By Sally Absher
Dr. Candice McQueen, who was sworn in as Tennessee’s new Commissioner of Education in January, was in Knoxville last week. She visited Pond Gap and South Knoxville Elementary, two of Knoxville’s Community Schools before addressing a group of educators, community leaders, and school administrators at the Downtown Marriott. McQueen’s visit was sponsored in part by the Great Schools Partnership, Knox County Education Association and the League of Women Voters of Knoxville/Knox County.
Community Schools, operated by the Great Schools Partnership, are an initiative that aligns community resources to improve academic outcomes, attendance, student behavior, family and community engagement, health and safety, school climate and neighborhood well-being. This concept has shown promise everywhere it has been incorporated, and is an excellent alternative to vouchers and charter schools.
Buzz Thomas, President of Great Schools Partnership, introduced Dr. McQueen by saying she “may be the most qualified person in the state of Tennessee to be the Commissioner of Education.” He notes that she began her career as a classroom teacher, teaching in both public and private elementary and middle schools. She also served as a college professor and department chair before being named Dean of Lipscomb College of Education in 2008.
McQueen’s presentation was titled “Taking Tennessee Schools from Good to Great.” Like most education administrators, she is enamored with data. “You have to have data that tells you where you need to go… I have been amazed at the amount of data at my fingertips in the Department of Education. I’m sure Knox County Schools has that too.”
The data show: less than half of all 3rd graders proficient in reading; less than half of all 8th graders proficient in reading; less than 40% of all high school students proficient in English III; almost 64% off first time freshmen in TN community colleges took at least one remedial or development course (fall 2013); and TN ranks in the bottom half of all states on the Nation’s Report Card or NAEP.
She cited improvements Tennessee has made recently, including: fastest improving state in 4th and 8th grade NAEP scores; consistent gains on TCAP every year since 2010; fastest growing graduation rate of any state; and improvement in the ACT statewide average from 19.0 to 19.3.
She said today many Tennessee students struggle in the early years after high school. Of 72,865 high school freshmen in 2007, 10,545 students (14%) did not graduate from high school. 22,334 students (31%) graduated from high school to enter the workforce with an average annual salary of $9,030. 40,235 students (55%) enrolled in postsecondary education, but only 58% of those were still enrolled one year later.
By 2025, she said, 55% of all new jobs will require postsecondary education. She cites the combination of our progress to date, the changing world, and the opportunity of Tennessee Promise (which her PowerPoint presentation actually showed as “Grades 13-14”) as the call to reorganize around a new vision: Success After Graduation.
The TN Department of Education has established 4 Goals to meet this new vision:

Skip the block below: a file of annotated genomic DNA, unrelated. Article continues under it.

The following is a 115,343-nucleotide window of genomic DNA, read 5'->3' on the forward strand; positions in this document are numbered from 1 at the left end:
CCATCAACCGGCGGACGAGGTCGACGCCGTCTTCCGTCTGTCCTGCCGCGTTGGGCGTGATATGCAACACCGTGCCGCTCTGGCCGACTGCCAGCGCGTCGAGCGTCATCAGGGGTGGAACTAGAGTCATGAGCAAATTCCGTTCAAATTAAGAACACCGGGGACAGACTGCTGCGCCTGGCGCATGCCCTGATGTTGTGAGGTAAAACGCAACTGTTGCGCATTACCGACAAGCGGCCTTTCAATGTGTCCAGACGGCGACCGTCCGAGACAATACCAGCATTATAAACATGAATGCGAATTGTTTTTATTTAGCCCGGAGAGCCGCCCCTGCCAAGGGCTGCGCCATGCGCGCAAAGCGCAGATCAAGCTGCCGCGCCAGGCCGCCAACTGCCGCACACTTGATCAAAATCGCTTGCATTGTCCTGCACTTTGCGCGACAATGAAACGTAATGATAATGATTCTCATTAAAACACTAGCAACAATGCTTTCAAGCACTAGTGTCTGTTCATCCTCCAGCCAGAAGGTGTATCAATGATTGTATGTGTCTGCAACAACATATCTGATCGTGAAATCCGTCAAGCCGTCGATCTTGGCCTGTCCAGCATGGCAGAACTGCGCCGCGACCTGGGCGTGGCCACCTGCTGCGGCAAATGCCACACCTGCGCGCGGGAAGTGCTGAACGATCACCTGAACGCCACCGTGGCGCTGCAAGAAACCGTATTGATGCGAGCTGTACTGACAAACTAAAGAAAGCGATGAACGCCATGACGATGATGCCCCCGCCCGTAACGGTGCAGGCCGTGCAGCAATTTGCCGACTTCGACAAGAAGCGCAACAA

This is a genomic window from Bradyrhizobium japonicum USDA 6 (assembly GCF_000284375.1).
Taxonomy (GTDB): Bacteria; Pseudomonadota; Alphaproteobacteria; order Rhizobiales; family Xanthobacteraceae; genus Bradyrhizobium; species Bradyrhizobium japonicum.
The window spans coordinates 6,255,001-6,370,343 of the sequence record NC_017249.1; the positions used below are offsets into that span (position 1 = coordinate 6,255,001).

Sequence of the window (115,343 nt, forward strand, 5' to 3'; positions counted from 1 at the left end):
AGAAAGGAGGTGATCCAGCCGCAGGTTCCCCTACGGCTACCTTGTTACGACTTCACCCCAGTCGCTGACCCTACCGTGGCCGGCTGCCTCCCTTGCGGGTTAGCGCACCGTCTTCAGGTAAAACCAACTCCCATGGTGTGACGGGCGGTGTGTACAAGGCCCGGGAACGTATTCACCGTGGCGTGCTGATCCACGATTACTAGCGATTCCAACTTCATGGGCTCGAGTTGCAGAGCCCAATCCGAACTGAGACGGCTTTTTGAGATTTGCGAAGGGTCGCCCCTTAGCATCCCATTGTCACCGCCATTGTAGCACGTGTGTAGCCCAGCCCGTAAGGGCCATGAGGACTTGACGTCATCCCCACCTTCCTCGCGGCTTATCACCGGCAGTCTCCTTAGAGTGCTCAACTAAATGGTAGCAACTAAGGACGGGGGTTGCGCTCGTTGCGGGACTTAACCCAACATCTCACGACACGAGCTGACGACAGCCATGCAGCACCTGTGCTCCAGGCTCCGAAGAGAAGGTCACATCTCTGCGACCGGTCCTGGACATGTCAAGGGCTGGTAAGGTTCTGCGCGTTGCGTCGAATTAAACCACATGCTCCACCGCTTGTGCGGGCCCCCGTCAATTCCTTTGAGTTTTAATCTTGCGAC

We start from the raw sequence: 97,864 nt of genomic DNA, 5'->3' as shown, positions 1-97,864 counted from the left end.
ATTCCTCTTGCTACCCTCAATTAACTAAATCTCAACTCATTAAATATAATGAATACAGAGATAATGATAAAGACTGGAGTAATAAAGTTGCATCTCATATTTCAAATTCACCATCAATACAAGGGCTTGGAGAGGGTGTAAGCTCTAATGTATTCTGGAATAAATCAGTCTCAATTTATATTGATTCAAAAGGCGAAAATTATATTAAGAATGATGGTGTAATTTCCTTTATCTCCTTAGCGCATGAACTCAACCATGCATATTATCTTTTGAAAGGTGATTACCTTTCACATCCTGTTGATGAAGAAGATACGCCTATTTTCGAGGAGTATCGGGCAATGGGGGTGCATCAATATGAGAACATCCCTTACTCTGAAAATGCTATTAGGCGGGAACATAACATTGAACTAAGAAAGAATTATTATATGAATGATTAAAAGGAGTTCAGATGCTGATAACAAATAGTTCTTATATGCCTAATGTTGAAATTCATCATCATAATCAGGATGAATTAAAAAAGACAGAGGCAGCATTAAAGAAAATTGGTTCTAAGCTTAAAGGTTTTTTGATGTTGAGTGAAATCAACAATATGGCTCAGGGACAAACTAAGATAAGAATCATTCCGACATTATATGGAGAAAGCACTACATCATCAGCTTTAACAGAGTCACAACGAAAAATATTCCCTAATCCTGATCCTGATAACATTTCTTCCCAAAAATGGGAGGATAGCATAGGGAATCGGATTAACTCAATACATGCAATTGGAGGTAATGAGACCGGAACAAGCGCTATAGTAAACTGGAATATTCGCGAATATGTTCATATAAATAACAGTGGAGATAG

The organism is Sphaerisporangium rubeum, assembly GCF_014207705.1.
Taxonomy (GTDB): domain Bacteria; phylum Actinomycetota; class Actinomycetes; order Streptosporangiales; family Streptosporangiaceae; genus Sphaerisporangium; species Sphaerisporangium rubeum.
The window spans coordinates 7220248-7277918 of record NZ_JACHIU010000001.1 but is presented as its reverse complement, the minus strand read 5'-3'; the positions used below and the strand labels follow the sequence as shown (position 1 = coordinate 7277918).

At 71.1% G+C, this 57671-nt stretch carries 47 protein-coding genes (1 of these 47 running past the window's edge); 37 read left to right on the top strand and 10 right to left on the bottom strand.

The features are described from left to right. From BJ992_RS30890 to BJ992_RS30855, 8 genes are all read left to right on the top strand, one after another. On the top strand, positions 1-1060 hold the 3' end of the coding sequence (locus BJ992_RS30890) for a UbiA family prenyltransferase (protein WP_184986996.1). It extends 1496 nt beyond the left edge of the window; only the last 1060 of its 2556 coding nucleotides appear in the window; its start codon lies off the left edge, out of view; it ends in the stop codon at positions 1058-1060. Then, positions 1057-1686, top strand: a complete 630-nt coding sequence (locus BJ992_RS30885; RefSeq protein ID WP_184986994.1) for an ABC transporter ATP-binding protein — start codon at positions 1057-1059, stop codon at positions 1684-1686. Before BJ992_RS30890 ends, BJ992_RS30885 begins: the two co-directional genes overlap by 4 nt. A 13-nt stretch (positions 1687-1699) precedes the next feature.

Goal 1: Tennessee will continue its rapid improvement and rank in the top half of states by 2019
Goal 2: Tennessee’s high school seniors will improve faster than those in any other state
Goal 3: The average ACT score in Tennessee will be a 21, allowing more students to earn HOPE scholarships
Goal 4: A majority of high school graduates will go on to earn a certificate, diploma, or degree
McQueen said that to meet these goals, TN DOE has established five strategic priorities, and five action teams to clarify these priorities through the strategic planning process to produce a Draft Strategic Plan.
Members of the audience were invited to ask questions, which included the following:
Q. How do you reconcile increased graduation rates as a measure of high school success with students needing developmental courses in community college? A. Tennessee does not have full alignment of high school graduation requirements and entry requirements for postsecondary education. This is part of the strategic goal around high school and postsecondary work. It will be part of the strategic plan.
Q. How will TN respond to movement towards total inclusion for Special Education students? A. Based on personal experience with having a profoundly handicapped brother, McQueen will “work diligently to implement RTI at the level promised,” including inclusion in core classes as much as we potentially can. She said her brother “could have functioned 100 times better if he had been incorporated with other students throughout the school.”
Q. What is your vision for Charter Schools/Vouchers in Tennessee? A. The governor and administration (the DOE) would be for opportunities to ensure that the bottom 5% schools with our lowest performing kids and most disadvantaged backgrounds have opportunities that they might otherwise not have.
In her closing remarks, Dr. McQueen praised our Community Schools, saying she learned a lot that she would take back and think about. She added it is one the most successful ways to think about Community Schools that she has seen.